An op-ed in The Hill, written by the CEO of the Community Preservation Corporation and former commissioner of the New York City Department of Housing Preservation and Development, urges Congress to pass an emergency rental assistance program for tenants impacted by COVID-19, similar to the $100 billion included in the House-passed “HEROES Act.”

Forbes reports the National Apartment Association is joining the New Civil Liberties Alliance (NCLA) in its lawsuit challenging the legality of the CDC eviction moratorium.

Vice reports on a new company called Civvl that aims to make it easy for landlords to hire process services and eviction agents as gig workers. “Legal court evictions are on hold. But most of these management companies, they’re not necessarily evicting people through courts,” said Javier Ruiz, a counselor on the Tenants’ Rights hotline for the Metropolitan Tenants Organization. “They’re just evicting people through pressure. So that’s why I see a company like [Civvl] would be coming in.”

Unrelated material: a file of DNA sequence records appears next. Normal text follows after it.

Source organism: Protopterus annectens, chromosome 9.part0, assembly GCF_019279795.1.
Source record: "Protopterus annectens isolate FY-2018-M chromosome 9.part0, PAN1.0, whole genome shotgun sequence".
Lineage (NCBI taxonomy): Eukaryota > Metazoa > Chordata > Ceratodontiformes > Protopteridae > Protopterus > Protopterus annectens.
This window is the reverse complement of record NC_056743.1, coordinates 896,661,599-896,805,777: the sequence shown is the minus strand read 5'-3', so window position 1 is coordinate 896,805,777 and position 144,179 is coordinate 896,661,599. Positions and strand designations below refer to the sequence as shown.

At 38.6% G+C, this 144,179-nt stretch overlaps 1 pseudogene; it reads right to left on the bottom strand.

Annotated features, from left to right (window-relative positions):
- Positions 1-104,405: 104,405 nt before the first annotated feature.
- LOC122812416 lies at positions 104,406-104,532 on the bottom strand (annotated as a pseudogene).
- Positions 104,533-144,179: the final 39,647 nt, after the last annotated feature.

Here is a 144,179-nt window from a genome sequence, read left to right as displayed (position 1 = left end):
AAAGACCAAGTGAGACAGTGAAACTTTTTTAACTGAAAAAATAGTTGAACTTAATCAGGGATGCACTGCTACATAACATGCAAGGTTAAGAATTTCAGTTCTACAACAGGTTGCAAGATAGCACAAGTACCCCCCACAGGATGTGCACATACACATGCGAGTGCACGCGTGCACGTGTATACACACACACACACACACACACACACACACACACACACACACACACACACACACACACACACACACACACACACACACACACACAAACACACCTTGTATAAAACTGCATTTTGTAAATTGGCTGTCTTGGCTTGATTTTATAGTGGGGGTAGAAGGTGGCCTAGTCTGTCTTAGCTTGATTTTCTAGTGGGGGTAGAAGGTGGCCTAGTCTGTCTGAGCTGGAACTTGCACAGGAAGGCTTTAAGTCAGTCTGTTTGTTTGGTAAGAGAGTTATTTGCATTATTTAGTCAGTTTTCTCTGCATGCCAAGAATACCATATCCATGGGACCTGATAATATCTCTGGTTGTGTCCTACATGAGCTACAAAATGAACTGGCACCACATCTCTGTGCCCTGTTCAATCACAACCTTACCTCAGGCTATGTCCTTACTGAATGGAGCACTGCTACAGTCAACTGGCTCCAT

State and Local News

A list of state and local emergency rental assistance programs is available here from NLIHC.


Tucson Weekly shares the story of a family evicted in August in Pima County after being wrongfully denied protection under Governor Doug Ducey’s executive order prohibiting evictions.

The coronavirus has not created problems in Tucson’s Latino communities, but instead has exposed existing ones, including lack of access to health care, higher number of workers in jobs considered “essential,” and high numbers of multigenerational housing.


The LA Times reports L.A. County’s Project Roomkey will drop several hundred beds each month until it ends early next year. Heidi Marston, executive director of the Los Angeles Homeless Services Authority, expressed concerns about uncertain funding from FEMA and the potential for the agency to suddenly stop funding the program, forcing the county to abruptly shut down hotels.